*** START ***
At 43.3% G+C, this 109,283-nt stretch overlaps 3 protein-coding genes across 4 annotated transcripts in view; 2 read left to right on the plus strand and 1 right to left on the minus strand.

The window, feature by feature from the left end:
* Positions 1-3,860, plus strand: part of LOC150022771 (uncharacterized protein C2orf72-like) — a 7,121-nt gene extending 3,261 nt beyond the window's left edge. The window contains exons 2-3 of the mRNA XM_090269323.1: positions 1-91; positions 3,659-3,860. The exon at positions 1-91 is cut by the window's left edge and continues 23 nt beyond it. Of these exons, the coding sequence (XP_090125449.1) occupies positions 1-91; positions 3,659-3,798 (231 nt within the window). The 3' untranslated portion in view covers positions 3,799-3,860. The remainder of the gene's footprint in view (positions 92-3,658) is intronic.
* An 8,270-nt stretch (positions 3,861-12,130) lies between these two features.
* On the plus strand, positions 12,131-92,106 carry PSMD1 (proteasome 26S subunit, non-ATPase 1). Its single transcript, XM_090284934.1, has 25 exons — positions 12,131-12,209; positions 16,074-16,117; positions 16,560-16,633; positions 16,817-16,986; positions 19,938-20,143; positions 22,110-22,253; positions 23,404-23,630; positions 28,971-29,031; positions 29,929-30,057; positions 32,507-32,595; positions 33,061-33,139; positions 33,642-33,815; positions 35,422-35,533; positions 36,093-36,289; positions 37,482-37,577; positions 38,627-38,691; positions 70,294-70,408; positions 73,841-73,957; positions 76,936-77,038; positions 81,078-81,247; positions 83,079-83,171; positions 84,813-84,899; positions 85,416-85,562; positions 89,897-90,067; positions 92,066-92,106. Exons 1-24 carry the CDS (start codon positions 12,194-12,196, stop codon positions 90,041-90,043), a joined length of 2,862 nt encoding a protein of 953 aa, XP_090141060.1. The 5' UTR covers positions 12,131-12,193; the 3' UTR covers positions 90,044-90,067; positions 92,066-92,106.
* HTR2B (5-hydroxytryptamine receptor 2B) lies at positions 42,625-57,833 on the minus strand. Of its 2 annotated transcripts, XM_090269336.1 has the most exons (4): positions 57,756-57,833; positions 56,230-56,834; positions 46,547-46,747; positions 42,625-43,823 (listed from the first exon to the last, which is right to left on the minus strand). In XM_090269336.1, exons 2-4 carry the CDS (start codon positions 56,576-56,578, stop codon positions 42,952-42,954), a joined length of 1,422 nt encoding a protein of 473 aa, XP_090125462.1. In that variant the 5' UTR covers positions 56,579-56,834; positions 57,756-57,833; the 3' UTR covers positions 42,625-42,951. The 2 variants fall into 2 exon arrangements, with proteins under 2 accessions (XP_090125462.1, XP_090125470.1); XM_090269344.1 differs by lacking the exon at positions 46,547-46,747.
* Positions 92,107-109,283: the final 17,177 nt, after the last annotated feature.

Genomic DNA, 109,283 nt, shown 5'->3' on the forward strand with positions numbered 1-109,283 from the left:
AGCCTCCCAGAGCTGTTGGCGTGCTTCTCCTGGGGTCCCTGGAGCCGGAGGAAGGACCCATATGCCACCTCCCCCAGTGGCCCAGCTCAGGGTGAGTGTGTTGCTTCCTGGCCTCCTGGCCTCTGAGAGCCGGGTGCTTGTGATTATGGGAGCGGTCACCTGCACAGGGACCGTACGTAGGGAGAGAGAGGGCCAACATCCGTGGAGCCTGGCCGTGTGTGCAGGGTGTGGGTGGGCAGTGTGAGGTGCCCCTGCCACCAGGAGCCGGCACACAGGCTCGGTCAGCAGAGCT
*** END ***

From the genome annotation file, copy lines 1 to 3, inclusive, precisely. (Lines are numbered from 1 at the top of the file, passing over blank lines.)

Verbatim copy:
At 43.3% G+C, this 109,283-nt stretch overlaps 3 protein-coding genes across 4 annotated transcripts in view; 2 read left to right on the plus strand and 1 right to left on the minus strand.

The window, feature by feature from the left end:
* Positions 1-3,860, plus strand: part of LOC150022771 (uncharacterized protein C2orf72-like) — a 7,121-nt gene extending 3,261 nt beyond the window's left edge. The window contains exons 2-3 of the mRNA XM_090269323.1: positions 1-91; positions 3,659-3,860. The exon at positions 1-91 is cut by the window's left edge and continues 23 nt beyond it. Of these exons, the coding sequence (XP_090125449.1) occupies positions 1-91; positions 3,659-3,798 (231 nt within the window). The 3' untranslated portion in view covers positions 3,799-3,860. The remainder of the gene's footprint in view (positions 92-3,658) is intronic.